Alcohol deaths in Scotland have doubled in thirty years, according to new figures released by the General Register Office for Scotland.
In 2010, the number of deaths due to alcohol-related illness was 1,318, compared with 641 in 1979.
The figures also show that there has been a massive increase in deaths among men in Scotland, whereas the number of booze linked deaths among women has decreased (445 to 409).
Naturally, the release of the statistics has lead to greater calls for treatment and intervention to help confront the problem. The Scottish Government, who were defeated in their attempt to introduce minimum pricing last year, reiterate their stance on pricing to help curb the disease.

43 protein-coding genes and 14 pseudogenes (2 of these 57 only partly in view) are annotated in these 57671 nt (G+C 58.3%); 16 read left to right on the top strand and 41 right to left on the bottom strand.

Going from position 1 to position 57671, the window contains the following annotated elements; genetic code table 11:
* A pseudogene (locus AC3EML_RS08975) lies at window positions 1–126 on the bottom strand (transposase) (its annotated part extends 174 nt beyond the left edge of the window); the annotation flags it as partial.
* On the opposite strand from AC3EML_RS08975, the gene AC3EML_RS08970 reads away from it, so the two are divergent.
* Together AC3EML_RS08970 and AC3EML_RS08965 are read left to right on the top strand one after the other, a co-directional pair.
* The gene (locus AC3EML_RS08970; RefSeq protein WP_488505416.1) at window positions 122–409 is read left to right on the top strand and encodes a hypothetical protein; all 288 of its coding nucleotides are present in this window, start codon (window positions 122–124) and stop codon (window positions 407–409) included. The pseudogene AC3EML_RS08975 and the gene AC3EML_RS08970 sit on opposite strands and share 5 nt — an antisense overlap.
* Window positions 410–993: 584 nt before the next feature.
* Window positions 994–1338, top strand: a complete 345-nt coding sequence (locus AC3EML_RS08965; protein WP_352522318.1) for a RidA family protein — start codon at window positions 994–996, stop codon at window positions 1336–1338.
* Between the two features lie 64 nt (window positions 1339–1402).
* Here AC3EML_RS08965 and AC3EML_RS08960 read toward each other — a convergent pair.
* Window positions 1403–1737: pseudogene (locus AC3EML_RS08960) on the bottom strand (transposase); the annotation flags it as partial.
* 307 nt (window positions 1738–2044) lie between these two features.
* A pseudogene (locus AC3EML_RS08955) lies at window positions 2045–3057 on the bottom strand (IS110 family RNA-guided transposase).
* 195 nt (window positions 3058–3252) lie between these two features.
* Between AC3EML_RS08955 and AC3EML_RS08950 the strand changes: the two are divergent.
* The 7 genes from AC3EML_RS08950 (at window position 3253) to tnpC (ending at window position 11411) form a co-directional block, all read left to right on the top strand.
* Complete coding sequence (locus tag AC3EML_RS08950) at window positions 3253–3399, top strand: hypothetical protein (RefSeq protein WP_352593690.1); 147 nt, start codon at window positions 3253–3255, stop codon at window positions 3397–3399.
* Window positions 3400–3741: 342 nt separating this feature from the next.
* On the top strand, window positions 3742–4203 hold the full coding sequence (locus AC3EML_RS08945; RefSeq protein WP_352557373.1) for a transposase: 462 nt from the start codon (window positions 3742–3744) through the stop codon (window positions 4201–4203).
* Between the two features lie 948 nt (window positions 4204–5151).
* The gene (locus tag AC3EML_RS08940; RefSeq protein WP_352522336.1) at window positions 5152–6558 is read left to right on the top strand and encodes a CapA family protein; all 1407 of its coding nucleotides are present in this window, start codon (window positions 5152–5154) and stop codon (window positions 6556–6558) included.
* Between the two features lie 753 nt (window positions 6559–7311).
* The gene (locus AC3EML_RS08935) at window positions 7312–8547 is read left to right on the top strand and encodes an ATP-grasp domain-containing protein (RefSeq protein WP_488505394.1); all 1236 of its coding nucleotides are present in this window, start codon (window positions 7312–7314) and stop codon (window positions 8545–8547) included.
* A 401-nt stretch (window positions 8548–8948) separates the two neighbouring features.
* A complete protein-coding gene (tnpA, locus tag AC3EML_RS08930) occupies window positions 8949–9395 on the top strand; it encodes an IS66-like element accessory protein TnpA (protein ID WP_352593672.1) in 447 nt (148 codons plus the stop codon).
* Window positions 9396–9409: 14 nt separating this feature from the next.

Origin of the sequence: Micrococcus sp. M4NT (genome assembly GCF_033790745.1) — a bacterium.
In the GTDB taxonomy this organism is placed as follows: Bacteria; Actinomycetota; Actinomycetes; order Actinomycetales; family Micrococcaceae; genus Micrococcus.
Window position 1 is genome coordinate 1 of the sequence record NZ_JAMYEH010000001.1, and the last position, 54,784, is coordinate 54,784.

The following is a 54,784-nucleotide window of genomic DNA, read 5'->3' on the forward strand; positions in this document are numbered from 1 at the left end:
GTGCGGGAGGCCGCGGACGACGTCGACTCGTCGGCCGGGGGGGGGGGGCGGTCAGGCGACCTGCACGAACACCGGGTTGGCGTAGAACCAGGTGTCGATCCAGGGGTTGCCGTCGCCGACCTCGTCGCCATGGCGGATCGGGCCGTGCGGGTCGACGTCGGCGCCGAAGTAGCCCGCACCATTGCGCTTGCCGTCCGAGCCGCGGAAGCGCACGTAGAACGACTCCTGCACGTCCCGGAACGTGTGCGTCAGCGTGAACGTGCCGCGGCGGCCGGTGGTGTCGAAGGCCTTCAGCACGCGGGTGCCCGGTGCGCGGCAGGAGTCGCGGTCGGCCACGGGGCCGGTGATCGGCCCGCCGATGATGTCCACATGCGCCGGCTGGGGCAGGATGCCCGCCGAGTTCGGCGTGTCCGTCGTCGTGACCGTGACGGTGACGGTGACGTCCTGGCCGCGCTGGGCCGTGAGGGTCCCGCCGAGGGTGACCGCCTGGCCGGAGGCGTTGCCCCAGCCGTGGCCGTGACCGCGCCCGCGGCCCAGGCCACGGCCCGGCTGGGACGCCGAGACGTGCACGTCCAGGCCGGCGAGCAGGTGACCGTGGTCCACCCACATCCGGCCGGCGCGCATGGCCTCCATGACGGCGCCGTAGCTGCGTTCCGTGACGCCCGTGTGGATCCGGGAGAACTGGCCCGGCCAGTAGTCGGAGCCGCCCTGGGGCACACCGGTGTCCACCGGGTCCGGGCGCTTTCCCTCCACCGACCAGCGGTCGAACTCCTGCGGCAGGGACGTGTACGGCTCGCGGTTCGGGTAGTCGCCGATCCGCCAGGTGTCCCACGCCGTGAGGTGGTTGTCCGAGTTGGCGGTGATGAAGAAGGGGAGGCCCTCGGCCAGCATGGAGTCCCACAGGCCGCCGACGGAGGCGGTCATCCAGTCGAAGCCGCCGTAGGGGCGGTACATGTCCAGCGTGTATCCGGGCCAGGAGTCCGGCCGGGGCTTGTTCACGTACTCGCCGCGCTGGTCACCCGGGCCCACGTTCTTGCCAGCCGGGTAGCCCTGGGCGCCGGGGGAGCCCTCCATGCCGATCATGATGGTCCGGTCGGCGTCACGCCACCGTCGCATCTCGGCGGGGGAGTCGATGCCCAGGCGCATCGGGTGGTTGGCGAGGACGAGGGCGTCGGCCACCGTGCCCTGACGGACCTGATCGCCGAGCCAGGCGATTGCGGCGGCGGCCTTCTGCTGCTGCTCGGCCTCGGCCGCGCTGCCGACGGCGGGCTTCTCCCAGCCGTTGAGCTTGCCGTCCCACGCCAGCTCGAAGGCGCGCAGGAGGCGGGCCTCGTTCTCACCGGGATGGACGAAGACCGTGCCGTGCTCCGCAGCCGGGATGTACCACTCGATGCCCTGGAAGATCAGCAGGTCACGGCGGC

A Scottish Government spokesman said: “It is clear that too many people are still drinking too much and damaging their health in the process. We need to take action on this.
“We believe minimum pricing would be the most effective and efficient way to tackle alcohol misuse as it would effectively target problem drinkers and help them reduce their consumption.”
The information shows Greater Glasgow had the most deaths in 2010 with 215 fatalities. North Lanarkshire was close behind with 119 deaths, while Edinburgh had 103.
The stats also show that there was a major surge in alcohol-related deaths during the 1990s .
The General register of Scotland published: “The numbers of alcohol-related deaths for both sexes were relatively stable during the 1980s, but there were significant increases, particularly for men, during the 1990s and early 2000s. The largest numbers, and largest increases, were in those aged 45 to 59.”